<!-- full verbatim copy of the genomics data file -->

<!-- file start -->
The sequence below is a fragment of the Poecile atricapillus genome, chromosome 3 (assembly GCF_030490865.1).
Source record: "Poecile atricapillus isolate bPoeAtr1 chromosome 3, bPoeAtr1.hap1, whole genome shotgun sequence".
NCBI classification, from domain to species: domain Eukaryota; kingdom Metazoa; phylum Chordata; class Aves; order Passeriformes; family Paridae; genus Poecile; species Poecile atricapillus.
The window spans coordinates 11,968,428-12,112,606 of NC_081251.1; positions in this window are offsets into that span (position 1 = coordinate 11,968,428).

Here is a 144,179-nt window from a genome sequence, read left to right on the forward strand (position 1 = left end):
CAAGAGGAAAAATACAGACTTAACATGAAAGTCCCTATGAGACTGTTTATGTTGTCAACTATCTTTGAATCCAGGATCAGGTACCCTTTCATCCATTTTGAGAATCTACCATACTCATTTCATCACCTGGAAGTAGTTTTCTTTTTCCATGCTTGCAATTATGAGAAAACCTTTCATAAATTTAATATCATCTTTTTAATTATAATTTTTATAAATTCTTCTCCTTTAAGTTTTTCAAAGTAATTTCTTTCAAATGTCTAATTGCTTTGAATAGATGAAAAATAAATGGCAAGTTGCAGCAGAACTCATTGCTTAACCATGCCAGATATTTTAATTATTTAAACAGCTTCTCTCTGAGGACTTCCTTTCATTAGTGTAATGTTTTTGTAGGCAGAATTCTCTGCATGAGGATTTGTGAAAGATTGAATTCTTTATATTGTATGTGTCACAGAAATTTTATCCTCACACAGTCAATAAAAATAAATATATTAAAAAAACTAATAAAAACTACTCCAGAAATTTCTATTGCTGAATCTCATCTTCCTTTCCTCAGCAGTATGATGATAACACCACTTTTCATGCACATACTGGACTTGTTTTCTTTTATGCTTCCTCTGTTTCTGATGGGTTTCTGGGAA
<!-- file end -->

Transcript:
The sequence below is a fragment of the Poecile atricapillus genome, chromosome 3 (assembly GCF_030490865.1).
Source record: "Poecile atricapillus isolate bPoeAtr1 chromosome 3, bPoeAtr1.hap1, whole genome shotgun sequence".
NCBI classification, from domain to species: domain Eukaryota; kingdom Metazoa; phylum Chordata; class Aves; order Passeriformes; family Paridae; genus Poecile; species Poecile atricapillus.
The window spans coordinates 11,968,428-12,112,606 of NC_081251.1; positions in this window are offsets into that span (position 1 = coordinate 11,968,428).

Here is a 144,179-nt window from a genome sequence, read left to right on the forward strand (position 1 = left end):
CAAGAGGAAAAATACAGACTTAACATGAAAGTCCCTATGAGACTGTTTATGTTGTCAACTATCTTTGAATCCAGGATCAGGTACCCTTTCATCCATTTTGAGAATCTACCATACTCATTTCATCACCTGGAAGTAGTTTTCTTTTTCCATGCTTGCAATTATGAGAAAACCTTTCATAAATTTAATATCATCTTTTTAATTATAATTTTTATAAATTCTTCTCCTTTAAGTTTTTCAAAGTAATTTCTTTCAAATGTCTAATTGCTTTGAATAGATGAAAAATAAATGGCAAGTTGCAGCAGAACTCATTGCTTAACCATGCCAGATATTTTAATTATTTAAACAGCTTCTCTCTGAGGACTTCCTTTCATTAGTGTAATGTTTTTGTAGGCAGAATTCTCTGCATGAGGATTTGTGAAAGATTGAATTCTTTATATTGTATGTGTCACAGAAATTTTATCCTCACACAGTCAATAAAAATAAATATATTAAAAAAACTAATAAAAACTACTCCAGAAATTTCTATTGCTGAATCTCATCTTCCTTTCCTCAGCAGTATGATGATAACACCACTTTTCATGCACATACTGGACTTGTTTTCTTTTATGCTTCCTCTGTTTCTGATGGGTTTCTGGGAA